An absorption-type fridge uses heat energy, rather than an electrically-operated compressor to pump refrigerant around the system.
As the name suggests, the refrigerant is released from solution and absorbed again during the process.
Heat, sourced from 12-volt, 240-volt or LPG supply, is used to raise the temperature of a strong ammonia/water solution, so that most of the ammonia evaporates.
From there the ammonia passes through a fan-cooled condenser, where it becomes liquid, before passing through a restrictor that causes it to evaporate. This action cools the gas as it passes through tubes in the food storage area, drawing heat from the contents.
The warmed gases then flow into an absorber, filled with the weak ammonia solution, where they’re absorbed, forming a strong solution once more and the cycle repeats.
Absorption-type fridges aren’t as energy efficient as compressor-type fridges, but they have advantages that make them popular as the main fridges in caravans. The most obvious one is silence! With no moving parts, an absorption-type fridge won’t disturb your slumber.
Another major advantage is the ability to operate on 12-volt, 240-volt and LPG power. However, our experience over many years of travel is that 12-volt operation is much less efficient than 240V or LPG.
The reason for this is simple: electrical energy is used least efficiently in a radiant-heat application – the heating element for an absorption fridge – but is 90+ percent efficient when powering an electric motor, such as a fridge compressor. To supply current for an absorption-type portable fridge in a vehicle it’s necessary to have a powerful alternator and guaranteed 12V power delivery around 10 amps – a compressor-type fridge draws about half that. An alternative is to run it via a 240V inverter, but you’ll still need plenty of electrical grunt.
Those who go off-roading over steep or uneven ground may find that absorption-type portable fridges don’t work very well en route, because these units operate optimally on a level, or almost level, surface.
As with a compressor-type fridge an absorption-type can function as a freezer, or a combination fridge/freezer. However, very high ambient temperature can upset the absorption-cycle efficiency.
An absorption-type portable fridge comes into its own when it’s required to operate for long periods, without generator or solar panel power supply. We’ve run an absorption-type portable fridge non-stop for around two weeks on one 9kg LPG gas bottle – and we could still tee-off gas supply to our LPG stove to grill some fish!.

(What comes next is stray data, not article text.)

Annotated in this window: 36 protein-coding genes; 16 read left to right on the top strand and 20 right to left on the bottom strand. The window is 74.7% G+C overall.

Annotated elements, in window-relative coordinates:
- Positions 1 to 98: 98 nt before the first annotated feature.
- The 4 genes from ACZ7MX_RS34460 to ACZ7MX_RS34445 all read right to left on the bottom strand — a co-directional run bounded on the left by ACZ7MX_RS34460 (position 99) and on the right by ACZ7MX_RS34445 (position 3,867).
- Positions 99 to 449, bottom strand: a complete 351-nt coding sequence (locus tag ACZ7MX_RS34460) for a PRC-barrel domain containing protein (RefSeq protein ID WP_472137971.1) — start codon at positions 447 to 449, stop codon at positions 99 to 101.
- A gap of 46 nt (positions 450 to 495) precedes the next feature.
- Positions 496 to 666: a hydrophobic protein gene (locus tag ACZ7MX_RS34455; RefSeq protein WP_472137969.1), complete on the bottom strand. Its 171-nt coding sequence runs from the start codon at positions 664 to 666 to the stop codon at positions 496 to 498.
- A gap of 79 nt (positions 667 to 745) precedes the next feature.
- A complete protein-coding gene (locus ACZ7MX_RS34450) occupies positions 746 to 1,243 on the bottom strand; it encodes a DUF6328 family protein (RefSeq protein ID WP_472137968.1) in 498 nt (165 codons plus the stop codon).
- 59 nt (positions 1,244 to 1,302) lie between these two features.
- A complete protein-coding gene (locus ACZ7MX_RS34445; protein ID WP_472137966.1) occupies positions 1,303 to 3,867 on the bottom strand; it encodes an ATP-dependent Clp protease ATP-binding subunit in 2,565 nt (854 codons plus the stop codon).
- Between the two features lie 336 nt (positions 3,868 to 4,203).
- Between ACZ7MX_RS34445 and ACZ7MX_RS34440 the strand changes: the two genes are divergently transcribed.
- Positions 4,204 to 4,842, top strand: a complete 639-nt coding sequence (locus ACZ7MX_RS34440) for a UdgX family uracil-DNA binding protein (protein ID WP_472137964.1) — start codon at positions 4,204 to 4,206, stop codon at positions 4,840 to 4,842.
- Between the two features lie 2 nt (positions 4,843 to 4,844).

Plusses: silent operation, three types of power input.
Minuses: slower ‘pull-down’ time; ambient and level critical; greater power draw.
Stowing your cooler
No matter what your choice of camping cooler, you need to make sure it’s safely stowed, so that it can’t move around or become a missile in the event of an accident.
It’s also important that you can access the contents and allow sufficient ariflow around the condenser plate for correct heat-exchange operation.
A fridge slide is a popular way of improving access, because the fridge can be slid out when entry is required. Another solution is a swing-and-slide frame that allows the fridge to be pulled out and then swung out of the way.
Often, a camping fridge is stowed high-up in the vehicle – usually on top of a set of storage drawers – making access to the lid impossible unless you pack a small step-ladder.
One alternative is a tilting slide, with a drop-down action that allows the fridge to tilt forward in the slide frame, improving access.
The Esky Turns 60
‘Esky’ is as much a household name as the ‘Hills Hoist’, ‘Victa’ and ‘Vegemite’ and has turned 60 years of age, but the brand goes back much further than most people think.
The first ice box sold under the trade mark Eskimo (Esky) was manufactured by Francis Malley’s household products company in1884, but it wasn’t a portable unit.
Back then, houses had ice chests for refrigeration and the ‘ice man cameth’ with block-ice every day in a horse-drawn cart. (I can remember as a kid growing up in Sydney’s eastern suburbs, in the 1950s, jumping onto the back of the ice truck and sucking ice splinters while old mate did his house deliveries, carrying the ice blocks with scissor-shaped grapples.)
In 1952 Malleys launched a portable cooler, branded ‘Esky Auto Ice Box’. It was formed from sheet metal and had a wire handle that doubled as a lid clamp. The first portable Esky used cork sheeting for insulation, had room for six pint bottles and included a removable three-tray food rack. (I can remember my old man questioning the salesman closely about how many bottles of Resch’s Dinner Ale it could hold.)
Aimed at motorists, the Esky was advertised in motoring publications with the claim that the product was: ‘just as essential in the boot as the jack’. The smiling Eskimo who became the familiar Esky brand character for the next 30 years made his first appearance near the end of 1959, with the catch-cry: “Cool, man, cool”.
Over the years the Esky cooler took on a new shape and new colours. By 1960, it was claimed that ‘500,000 happy picnickers’ were relying on their Eskys, but it took Malleys until 1961 to register the trade name ‘Esky’ for the portable food and drink container.
Although Australia views the portable Esky as a local invention this is a contentious claim, because of a 1951 American patent application that was formally granted in 1953. American leisure goods company Coleman produced its first US-market, portable cooler box in 1954.
Plastics manufacturer Nylex took over production of the Esky product range from Malleys in 1984 and in 1989 signed a licensing agreement with Coleman. Under the terms of this agreement Nylex manufactured Coleman coolers and Coleman sold the Esky brand to camping stores.
Unsurprisingly, after Nylex went into receivership in 2009, the Esky brand was acquired by Coleman.